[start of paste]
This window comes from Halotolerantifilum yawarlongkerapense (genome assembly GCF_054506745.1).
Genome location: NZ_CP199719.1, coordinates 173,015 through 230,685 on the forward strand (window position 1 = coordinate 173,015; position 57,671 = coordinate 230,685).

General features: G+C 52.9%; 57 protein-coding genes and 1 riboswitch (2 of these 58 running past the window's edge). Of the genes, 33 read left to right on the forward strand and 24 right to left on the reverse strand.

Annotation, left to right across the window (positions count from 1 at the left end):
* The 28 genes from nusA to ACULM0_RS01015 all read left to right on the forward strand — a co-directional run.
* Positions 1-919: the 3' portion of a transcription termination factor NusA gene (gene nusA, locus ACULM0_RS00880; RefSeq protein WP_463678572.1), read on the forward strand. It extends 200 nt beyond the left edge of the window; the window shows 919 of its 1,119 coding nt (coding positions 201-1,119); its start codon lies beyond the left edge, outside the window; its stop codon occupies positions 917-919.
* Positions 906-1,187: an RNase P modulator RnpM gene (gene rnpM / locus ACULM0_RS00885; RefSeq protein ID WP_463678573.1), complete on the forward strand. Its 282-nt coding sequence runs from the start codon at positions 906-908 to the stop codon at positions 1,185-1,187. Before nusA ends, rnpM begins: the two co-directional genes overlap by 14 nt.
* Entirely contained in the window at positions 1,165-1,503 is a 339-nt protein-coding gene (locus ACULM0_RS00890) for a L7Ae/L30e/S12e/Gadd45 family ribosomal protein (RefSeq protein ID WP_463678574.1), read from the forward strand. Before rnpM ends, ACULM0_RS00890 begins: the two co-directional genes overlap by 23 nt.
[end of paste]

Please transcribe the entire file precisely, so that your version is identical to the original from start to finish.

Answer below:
This window comes from Halotolerantifilum yawarlongkerapense (genome assembly GCF_054506745.1).
Genome location: NZ_CP199719.1, coordinates 173,015 through 230,685 on the forward strand (window position 1 = coordinate 173,015; position 57,671 = coordinate 230,685).

General features: G+C 52.9%; 57 protein-coding genes and 1 riboswitch (2 of these 58 running past the window's edge). Of the genes, 33 read left to right on the forward strand and 24 right to left on the reverse strand.

Annotation, left to right across the window (positions count from 1 at the left end):
* The 28 genes from nusA to ACULM0_RS01015 all read left to right on the forward strand — a co-directional run.
* Positions 1-919: the 3' portion of a transcription termination factor NusA gene (gene nusA, locus ACULM0_RS00880; RefSeq protein WP_463678572.1), read on the forward strand. It extends 200 nt beyond the left edge of the window; the window shows 919 of its 1,119 coding nt (coding positions 201-1,119); its start codon lies beyond the left edge, outside the window; its stop codon occupies positions 917-919.
* Positions 906-1,187: an RNase P modulator RnpM gene (gene rnpM / locus ACULM0_RS00885; RefSeq protein ID WP_463678573.1), complete on the forward strand. Its 282-nt coding sequence runs from the start codon at positions 906-908 to the stop codon at positions 1,185-1,187. Before nusA ends, rnpM begins: the two co-directional genes overlap by 14 nt.
* Entirely contained in the window at positions 1,165-1,503 is a 339-nt protein-coding gene (locus ACULM0_RS00890) for a L7Ae/L30e/S12e/Gadd45 family ribosomal protein (RefSeq protein ID WP_463678574.1), read from the forward strand. Before rnpM ends, ACULM0_RS00890 begins: the two co-directional genes overlap by 23 nt.